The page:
Another oldie. No true names this week. I need to protect myself! Hope this doesn’t ruin your Thanksgiving!
We stunk. I mean, Hank and I literally stunk! An almost gagging stench from being covered head to toe in turkey crap. We heard the turkey farm outside our tiny rural Midwest village needed help. It was late August with dried up lawns, haying done, Little League long over, vacations taken and the local muck farm’s produce already picked. We were two fourteen-year-old boys, bored, broke and desperate to make some money, so we called the owner and were told to be there at 8:00 the next morning.
Hank and I promptly arrived to see a long semi stacked high with wooden cages parked next to a huge temporary pen undulating with a white, shimmering sea of gobbling turkeys. Dust from the mass of agitated fowl rose quickly in the already boiling sun. And the smell, well, that was foul too and got worse as the day wore on.
Instructions were brief. With our right hand we were to reach down and grip both feet of the turkey with our middle finger separating their ankles. Simultaneously our left hand was to grab the wing high, as close to the body as possible, and with one smooth movement hoist the bird up to two guys, perched precariously on a plank, who would stuff them into the cages.
The boss made it look easy, while he empathically emphasized: DO NOT BREAK A WING OR LEG! It was easy, but only if the turkeys stood in one place – which, of course they didn’t.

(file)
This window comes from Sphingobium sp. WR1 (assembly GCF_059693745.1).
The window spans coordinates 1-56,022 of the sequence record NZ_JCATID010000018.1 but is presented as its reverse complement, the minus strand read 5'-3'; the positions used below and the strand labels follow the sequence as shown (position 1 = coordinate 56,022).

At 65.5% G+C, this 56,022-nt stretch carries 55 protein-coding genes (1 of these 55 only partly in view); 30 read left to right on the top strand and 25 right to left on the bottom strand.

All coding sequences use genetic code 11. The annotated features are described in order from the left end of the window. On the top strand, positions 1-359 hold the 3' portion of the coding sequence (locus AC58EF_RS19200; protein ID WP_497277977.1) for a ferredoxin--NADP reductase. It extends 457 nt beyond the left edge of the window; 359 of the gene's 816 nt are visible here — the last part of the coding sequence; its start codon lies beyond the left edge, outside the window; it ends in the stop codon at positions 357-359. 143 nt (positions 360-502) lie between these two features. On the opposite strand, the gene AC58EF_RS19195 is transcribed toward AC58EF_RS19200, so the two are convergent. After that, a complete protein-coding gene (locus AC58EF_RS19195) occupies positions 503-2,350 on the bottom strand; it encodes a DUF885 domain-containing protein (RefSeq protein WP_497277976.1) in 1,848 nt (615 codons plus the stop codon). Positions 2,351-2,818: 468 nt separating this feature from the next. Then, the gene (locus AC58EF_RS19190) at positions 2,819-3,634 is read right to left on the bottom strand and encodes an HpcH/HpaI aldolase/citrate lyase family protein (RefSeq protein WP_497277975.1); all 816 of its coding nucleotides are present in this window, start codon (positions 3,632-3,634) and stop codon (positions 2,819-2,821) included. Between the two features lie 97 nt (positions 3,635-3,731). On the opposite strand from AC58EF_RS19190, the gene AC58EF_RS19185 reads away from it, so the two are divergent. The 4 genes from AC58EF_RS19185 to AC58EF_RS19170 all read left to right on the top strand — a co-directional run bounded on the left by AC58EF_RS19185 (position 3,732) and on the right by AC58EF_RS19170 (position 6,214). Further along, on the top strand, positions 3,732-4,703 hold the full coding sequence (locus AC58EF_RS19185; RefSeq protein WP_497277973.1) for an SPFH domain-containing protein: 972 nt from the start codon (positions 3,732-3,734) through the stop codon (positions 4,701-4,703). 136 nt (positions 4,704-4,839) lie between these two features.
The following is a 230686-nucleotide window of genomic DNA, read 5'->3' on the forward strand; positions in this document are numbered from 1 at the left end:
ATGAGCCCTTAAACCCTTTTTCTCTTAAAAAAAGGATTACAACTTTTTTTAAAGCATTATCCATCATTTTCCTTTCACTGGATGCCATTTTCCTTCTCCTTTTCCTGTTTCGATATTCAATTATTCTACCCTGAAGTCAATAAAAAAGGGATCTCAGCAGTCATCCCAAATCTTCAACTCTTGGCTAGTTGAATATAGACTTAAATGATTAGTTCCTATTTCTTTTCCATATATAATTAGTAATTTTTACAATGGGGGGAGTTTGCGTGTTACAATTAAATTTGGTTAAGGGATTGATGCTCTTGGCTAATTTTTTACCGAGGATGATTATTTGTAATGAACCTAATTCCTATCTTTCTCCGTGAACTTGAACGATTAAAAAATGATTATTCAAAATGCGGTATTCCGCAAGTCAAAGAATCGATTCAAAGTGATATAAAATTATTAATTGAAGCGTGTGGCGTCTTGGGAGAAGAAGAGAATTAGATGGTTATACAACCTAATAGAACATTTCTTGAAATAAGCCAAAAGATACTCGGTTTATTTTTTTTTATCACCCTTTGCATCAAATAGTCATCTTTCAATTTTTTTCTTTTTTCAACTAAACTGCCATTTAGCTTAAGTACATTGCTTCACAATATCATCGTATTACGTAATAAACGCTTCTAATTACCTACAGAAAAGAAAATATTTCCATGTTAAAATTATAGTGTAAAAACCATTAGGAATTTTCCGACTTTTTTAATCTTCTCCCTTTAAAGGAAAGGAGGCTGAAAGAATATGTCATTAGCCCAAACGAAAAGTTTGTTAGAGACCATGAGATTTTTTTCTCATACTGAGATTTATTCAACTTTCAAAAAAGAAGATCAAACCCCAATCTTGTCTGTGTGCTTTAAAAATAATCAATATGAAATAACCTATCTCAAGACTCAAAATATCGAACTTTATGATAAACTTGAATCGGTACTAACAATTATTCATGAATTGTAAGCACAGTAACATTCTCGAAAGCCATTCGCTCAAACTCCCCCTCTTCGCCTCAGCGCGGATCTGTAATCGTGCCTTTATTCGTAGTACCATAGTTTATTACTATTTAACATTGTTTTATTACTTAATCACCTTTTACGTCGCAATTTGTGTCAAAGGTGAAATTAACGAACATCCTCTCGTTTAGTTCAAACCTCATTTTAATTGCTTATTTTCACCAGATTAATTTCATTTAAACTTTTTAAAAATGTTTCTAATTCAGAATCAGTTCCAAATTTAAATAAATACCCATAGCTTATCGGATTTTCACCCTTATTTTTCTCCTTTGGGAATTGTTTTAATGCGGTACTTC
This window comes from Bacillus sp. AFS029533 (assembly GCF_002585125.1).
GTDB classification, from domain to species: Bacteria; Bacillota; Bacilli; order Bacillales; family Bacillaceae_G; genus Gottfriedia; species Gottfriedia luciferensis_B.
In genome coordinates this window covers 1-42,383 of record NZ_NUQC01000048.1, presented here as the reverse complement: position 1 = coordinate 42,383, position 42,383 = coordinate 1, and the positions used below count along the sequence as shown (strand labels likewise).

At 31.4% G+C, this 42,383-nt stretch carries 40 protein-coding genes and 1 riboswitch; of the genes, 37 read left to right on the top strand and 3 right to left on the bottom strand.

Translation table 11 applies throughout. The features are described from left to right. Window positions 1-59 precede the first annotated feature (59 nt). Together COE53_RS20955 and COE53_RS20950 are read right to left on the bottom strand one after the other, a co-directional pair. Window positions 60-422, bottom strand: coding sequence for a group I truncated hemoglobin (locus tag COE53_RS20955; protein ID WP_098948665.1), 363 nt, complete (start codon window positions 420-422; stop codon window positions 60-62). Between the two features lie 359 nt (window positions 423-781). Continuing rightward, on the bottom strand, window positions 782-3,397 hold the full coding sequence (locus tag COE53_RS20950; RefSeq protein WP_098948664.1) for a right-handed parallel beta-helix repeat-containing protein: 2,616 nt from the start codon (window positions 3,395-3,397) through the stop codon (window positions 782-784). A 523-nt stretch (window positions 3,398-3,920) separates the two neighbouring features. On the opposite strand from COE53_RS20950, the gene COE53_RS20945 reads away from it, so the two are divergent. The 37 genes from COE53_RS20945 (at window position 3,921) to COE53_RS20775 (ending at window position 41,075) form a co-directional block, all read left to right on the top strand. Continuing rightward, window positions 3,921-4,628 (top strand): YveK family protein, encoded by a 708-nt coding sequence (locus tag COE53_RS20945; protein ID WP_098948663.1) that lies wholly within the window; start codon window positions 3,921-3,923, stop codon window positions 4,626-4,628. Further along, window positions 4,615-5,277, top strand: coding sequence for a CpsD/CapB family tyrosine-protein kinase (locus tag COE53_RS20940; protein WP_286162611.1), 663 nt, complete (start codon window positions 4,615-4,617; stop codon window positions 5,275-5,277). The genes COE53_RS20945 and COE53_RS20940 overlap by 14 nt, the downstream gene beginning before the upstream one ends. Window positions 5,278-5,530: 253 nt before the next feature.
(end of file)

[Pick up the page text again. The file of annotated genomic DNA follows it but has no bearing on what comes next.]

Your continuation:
Sensing their ultimate fate, they were not about to stand still. We quickly learned to use both hands to grab their feet, transfer them to one hand, grab the wing and lift. Those turkeys kicked like hell, smashing our thumbs together, scratching our hands and wrists, madly flapping their wings, and lunging with their whole bodies, which threw us off balance. Grabbing and hoisting them upwards became our only focus. Who cared about an occasional broken wing or leg?
Of course, the idiot birds weren’t wearing diapers. Half-blind, eyes already stinging from our sweat and now mixed with turkey excrement, we somehow persevered.
Our job gradually became harder. The more turkeys that were loaded opened up more space for the remaining ones to run around in, sending us careening around the pen, diving for them through the dust and soiled dirt.
At last, the pen was empty. Boss man said he had one more load the next day and would pay us then. We mumbled our assent and headed for our homes, which were right across the street from each other. In stereo, our mothers, after one disgusting look and a quick sniff, hollered at us to hose off at the garden spigots, strip to our underpants in the outdoor basement stairways, then go down and scrub, thoroughly scrub from head to toe. After that, we could repeat the cleansing process upstairs in our main—and only bathrooms.
Hank and I did not return to load the next batch of turkeys, so we never got paid. We decided being bored and broke still beat loading turkeys. Three months later, at Thanksgiving dinner, I was unable to eat turkey. My stomach was queasy, I could barely remain seated through the meal. Apparently three months wasn’t enough time to remove those olfactory memories still seared deep in my nostrils.
What a turkey day!